China's annual consumer inflation accelerated in September as pork prices soared, while producer prices continued to decline, data from the National Bureau of Statistics showed.
The consumer price index rose 3.0% year over year in September following a 2.8% increase in August. This was the fastest annual increase since October 2013, when consumer prices gained 3.2%, Reuters reported.
The consensus estimate of economists polled by Econoday was for the index to rise 2.9%. The increase was driven by food prices, which climbed 11.2% year over year as prices of pork surged 69.3% amid the African swine fever outbreak.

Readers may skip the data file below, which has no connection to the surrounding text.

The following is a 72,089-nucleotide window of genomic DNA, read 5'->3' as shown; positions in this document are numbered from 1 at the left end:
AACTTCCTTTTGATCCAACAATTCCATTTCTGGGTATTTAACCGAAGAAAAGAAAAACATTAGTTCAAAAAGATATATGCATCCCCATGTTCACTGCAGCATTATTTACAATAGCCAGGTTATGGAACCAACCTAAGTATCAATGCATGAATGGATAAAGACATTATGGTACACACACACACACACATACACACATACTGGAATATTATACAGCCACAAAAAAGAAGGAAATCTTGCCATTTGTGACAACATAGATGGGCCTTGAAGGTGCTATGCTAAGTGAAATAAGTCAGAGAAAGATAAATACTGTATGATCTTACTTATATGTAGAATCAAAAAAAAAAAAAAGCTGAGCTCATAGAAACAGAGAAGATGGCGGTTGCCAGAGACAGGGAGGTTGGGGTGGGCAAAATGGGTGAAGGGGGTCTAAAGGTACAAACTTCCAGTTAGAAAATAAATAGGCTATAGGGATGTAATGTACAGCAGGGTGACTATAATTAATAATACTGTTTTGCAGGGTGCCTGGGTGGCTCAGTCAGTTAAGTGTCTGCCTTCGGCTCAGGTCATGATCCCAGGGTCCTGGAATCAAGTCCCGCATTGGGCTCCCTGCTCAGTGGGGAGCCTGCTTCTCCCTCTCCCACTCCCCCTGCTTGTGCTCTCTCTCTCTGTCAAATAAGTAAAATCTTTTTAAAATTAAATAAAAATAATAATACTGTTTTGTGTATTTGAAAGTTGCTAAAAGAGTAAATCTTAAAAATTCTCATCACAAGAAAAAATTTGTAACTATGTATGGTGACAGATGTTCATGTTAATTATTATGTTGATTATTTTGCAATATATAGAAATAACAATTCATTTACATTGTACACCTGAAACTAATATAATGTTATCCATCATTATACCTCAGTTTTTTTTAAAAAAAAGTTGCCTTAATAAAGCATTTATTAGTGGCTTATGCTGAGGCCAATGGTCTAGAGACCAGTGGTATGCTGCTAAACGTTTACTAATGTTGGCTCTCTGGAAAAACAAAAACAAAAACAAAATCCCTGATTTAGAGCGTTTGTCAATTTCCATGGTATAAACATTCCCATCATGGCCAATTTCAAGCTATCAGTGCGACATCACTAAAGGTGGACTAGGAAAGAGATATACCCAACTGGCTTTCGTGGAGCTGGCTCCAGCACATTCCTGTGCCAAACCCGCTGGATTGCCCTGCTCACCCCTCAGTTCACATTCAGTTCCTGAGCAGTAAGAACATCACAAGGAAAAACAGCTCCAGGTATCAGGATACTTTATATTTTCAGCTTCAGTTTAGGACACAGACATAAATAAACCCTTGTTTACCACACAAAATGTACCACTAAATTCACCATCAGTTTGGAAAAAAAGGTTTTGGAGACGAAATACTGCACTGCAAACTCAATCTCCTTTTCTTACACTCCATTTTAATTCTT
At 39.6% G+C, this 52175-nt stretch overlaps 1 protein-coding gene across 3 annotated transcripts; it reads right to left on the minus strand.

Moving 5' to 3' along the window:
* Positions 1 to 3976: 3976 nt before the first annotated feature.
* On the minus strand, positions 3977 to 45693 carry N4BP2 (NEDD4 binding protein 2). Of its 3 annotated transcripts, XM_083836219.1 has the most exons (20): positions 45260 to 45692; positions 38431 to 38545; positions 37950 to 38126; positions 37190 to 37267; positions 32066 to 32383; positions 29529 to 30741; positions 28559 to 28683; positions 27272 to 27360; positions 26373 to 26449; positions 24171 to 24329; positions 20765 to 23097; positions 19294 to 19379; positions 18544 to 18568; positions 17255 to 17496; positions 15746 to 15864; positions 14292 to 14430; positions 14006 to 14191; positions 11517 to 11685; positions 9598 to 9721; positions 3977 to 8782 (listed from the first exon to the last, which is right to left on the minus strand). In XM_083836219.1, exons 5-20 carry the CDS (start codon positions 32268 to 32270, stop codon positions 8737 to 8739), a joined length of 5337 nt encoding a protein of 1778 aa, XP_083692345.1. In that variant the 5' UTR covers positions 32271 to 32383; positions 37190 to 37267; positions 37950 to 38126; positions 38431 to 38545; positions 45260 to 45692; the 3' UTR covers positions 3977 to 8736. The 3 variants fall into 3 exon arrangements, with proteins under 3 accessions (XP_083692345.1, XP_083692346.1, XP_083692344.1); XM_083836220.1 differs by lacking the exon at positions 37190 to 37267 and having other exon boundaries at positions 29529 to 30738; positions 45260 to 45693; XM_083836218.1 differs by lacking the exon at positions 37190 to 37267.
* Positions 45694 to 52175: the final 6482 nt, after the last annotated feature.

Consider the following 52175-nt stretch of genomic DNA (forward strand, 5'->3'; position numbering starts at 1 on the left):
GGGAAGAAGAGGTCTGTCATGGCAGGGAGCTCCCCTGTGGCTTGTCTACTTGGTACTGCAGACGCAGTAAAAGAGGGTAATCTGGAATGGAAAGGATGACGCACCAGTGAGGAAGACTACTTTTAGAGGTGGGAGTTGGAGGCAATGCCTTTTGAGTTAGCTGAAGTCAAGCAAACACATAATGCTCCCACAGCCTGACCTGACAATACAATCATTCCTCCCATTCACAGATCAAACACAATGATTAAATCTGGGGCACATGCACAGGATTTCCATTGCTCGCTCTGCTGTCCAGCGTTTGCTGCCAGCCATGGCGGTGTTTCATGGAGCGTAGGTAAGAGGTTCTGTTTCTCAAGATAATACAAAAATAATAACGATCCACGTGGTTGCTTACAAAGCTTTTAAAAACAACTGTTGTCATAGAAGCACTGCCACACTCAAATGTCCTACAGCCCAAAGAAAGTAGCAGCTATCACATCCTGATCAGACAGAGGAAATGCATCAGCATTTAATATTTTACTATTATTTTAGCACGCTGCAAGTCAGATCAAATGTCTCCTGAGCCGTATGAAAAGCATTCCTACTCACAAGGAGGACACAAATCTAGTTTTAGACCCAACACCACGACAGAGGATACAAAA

On a monthly basis, the consumer price index grew 0.9% in September, following a 0.7% increase in August.
Meanwhile, the producer price index declined 1.2% year over year in September, in line with Econoday estimates and following a 0.8% drop in August. This marked the fastest pace of decline since July 2016, Reuters said.
Month over month, producer prices ticked up 0.1%, reversing a 0.1% dip previously.
Consumer inflation is likely to accelerate further amid supply disruptions and as the drag from weaker oil prices eases, wrote Martin Lynge Rasmussen, China economist at Capital Economics.
"But rapid food price inflation is unlikely to be a barrier to monetary easing, and we continue to anticipate further loosening in the next few quarters as demand-side pressures remain muted and factory-gate deflation deepens," Rasmussen added.